Despite that, amazingly, India does stand a decent chance of matching or even bettering that tally of six medals, which, really, is the only question we Indian

“sports fans” are interested in. We don’t keep track of the achievements, or failures, of our Olympic athletes for four years, but then get all excited for two weeks when the Olympic Games are on, before going back to being indifferent and throwing in the occasional “One billion people and this, tchah!”

Such is life. But, if you have not been keeping track, you would be happy to know that Abhinav Bindra, still India’s only individual gold medallist, has been putting in the hard hours at training and in competition to get back to being at his best for Rio, as is Gagan Narang. The hot new shooting star, meanwhile, is Jitu Rai, the 2014 Commonwealth Games and Asian Games gold medallist in the 50-metre air pistol category and gold medallist in the 10-metre air pistol category at the 2014 ISSF World Cup in Maribor. He is currently the world No 1 in the 10-metre class, and fourth in the 50-metre category. As anyone in the know will tell you, rankings don’t always matter much in shooting, but you’d have to say that Bindra and Rai, as well as Narang, have as good a chance as any to get on the podium in Rio. And it’s not just them. Three women – Apurvi Chandela, Ayonika Paul and Heena Sidhu -- as well as six other men have qualified for the Olympics, and that pack of 12 should give India hope.

If Bindra is in the hunt for another Olympic medal, so is Saina Nehwal, the bronze medallist from 2012, who has moved up the charts by leaps and bounds over the years and won the Australian Super Series title in early June, showing that she is fit and in form. Only a fool would bet against Nehwal finishing in the top three in singles, and you’d have to back P Sindhu to be there and thereabouts as well. Ditto with the form of Jwala Gutta and Ashwini Ponappa, the doubles specialists.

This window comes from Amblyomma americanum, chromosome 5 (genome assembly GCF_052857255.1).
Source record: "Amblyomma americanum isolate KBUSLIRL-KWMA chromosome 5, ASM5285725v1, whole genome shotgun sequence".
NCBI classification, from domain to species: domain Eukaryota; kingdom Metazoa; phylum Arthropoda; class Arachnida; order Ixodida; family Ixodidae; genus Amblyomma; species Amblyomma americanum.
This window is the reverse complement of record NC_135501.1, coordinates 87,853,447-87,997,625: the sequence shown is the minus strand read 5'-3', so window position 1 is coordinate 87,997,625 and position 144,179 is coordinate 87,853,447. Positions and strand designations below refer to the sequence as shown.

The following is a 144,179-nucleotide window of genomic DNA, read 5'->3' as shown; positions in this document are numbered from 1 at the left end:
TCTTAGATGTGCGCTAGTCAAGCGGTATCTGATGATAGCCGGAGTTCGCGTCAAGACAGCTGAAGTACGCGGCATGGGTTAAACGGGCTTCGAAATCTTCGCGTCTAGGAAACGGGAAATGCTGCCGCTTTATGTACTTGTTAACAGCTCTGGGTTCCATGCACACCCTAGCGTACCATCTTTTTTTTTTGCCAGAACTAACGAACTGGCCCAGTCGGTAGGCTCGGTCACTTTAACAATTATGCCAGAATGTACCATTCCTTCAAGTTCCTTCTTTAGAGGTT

Like Nehwal, Yogeshwar Dutt would also fancy his chances. Dutt, whose qualification for Rio hardly made much news because of the tug-of-war between Sushil Kumar and Narsingh Pancham Yadav, which, according to the last update, Yadav seems to have won, with the Delhi High Court dismissing Sushil’s plea for a trial fight between the two to determine who should be going to Rio. Dutt has been outstanding in these four intervening years and there’s little reason to believe he won’t be among the contenders for a medal — even gold — in the 65 kg freestyle category at Rio.

Then there are the women archers; the individuals – Bombayla Devi, Deepika Kumari and Laxmirani Majhi, who also combine for the team event. Inconsistency has been the stumbling block for the trio, especially Deepika, but their ability is beyond doubt. Similarly, the ability of the teams of Sania Mirza-Rohan Bopanna and Bopanna-Leander Paes, for the mixed doubles and men’s doubles competitions, can’t be doubted.

Between the shooters and the tennis players and the wrestlers and Nehwal, then, there’s reason to hope. For those six medals, or more. One only wishes boxers had been given the right chance to do as well as they are capable of. Then the six-medal dream wouldn’t end with hope, but belief.

Read 3803 timesLast modified on Monday, 25 July 2016 11:28